Ajax was established in 1941 to service a munitions plant built on a 1,200 ha site. It was named for one of the two British Leander-class cruisers that cornered the German pocket battleship Graf Spee in 1939. The streets within the town bear the names of the servicemen who served on the HMS Ajax and its sister ship the HMS Achilles.
After the Second World War, 7,300 returned servicemen took engineering courses offered in Ajax by the University of Toronto. After the Ajax campus closed, the site became home to thousands of refugees from post-war Europe. The "displaced persons (DP)" camp was in operation from 1949 to 1953. After its closure, Central Mortgage and Housing Corporation announced that Ajax would be Canada's first fully-planned industrial and residential centre.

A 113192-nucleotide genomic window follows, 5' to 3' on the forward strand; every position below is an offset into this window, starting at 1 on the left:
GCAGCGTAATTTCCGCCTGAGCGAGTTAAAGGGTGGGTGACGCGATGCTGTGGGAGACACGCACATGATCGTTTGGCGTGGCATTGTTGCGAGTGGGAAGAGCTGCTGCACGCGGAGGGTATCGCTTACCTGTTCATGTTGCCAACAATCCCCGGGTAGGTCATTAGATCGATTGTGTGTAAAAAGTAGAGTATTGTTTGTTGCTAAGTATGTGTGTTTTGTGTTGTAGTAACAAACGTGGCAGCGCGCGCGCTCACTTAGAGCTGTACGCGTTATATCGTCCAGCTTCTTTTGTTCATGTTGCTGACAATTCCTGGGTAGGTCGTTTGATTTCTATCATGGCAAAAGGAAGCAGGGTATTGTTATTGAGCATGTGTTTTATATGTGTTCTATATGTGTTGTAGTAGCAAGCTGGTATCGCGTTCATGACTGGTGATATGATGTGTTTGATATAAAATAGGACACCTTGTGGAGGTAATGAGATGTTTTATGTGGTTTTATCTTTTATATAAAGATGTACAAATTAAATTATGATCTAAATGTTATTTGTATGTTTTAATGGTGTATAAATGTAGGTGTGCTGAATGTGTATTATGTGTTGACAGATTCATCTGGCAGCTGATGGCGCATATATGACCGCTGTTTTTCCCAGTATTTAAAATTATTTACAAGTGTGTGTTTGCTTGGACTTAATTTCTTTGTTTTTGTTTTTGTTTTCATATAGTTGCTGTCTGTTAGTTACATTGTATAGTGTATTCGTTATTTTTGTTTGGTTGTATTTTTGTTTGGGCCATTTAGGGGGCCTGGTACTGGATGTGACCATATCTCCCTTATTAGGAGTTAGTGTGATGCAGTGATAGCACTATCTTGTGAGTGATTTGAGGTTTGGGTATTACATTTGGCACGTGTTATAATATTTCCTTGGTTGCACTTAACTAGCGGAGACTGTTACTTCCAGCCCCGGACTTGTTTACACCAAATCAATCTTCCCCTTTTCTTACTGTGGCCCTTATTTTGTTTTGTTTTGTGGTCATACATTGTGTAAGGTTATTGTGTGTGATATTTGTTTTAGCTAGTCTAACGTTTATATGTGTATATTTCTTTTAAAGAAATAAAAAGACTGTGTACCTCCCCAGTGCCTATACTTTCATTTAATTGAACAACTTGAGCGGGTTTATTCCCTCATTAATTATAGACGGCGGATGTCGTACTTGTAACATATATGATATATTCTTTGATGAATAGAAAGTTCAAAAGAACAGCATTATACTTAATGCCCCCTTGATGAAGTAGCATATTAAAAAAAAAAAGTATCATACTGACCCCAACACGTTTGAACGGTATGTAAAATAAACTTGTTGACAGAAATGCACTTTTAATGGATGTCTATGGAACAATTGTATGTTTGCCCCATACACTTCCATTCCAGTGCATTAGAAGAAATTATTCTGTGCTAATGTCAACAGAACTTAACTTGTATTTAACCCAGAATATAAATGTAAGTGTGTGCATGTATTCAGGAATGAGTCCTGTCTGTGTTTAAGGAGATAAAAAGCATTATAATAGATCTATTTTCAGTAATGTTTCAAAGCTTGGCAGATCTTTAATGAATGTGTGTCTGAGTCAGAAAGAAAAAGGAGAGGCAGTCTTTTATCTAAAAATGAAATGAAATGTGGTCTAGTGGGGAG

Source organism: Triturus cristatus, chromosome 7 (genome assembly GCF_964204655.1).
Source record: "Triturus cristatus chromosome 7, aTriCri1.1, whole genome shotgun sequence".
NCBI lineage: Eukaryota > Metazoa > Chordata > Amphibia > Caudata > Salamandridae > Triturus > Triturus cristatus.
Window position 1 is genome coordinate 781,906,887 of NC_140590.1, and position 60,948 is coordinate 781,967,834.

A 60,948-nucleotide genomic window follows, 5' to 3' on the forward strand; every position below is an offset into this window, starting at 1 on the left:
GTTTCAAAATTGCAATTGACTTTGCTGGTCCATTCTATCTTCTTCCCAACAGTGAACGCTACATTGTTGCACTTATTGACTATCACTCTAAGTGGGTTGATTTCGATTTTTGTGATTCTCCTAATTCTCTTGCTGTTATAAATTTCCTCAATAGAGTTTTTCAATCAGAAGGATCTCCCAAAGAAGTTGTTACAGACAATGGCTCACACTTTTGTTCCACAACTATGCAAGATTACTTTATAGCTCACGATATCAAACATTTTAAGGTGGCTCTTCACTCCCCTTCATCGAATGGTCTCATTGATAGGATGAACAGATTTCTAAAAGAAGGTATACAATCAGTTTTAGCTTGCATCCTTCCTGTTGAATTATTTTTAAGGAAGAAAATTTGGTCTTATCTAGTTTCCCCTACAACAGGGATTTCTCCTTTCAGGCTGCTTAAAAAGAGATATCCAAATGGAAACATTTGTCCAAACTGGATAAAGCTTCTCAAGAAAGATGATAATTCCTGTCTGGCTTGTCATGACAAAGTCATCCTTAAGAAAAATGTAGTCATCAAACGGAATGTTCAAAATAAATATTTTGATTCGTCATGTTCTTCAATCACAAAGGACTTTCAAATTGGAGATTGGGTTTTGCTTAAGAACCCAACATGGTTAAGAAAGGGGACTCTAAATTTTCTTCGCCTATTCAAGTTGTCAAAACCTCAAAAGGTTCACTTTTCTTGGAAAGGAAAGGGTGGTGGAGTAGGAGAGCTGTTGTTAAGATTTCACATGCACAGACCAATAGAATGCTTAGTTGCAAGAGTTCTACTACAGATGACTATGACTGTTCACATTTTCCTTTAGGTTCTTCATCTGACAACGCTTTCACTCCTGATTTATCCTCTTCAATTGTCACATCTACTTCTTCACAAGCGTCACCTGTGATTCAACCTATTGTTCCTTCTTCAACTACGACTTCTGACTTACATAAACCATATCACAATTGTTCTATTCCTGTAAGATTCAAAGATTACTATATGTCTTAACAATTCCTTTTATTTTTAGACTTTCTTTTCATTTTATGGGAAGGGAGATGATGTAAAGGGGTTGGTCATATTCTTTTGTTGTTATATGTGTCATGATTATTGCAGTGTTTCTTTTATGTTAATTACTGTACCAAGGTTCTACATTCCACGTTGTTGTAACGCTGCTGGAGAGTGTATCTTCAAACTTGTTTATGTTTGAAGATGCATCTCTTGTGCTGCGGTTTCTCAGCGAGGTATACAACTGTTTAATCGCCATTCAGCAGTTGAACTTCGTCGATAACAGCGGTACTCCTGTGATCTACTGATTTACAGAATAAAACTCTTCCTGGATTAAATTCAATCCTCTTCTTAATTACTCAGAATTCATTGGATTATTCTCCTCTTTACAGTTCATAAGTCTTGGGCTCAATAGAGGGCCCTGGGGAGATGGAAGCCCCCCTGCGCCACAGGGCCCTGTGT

Today the town is a light industrial centre. Ajax also functions as a bedroom community for Toronto. The earliest settlers in Pickering Village arrived in 1802. Several of its 19th-century buildings have been preserved including the Quaker Meeting House (c 1867) and a hotel (c 1850). This area now houses restaurants and quaint shops.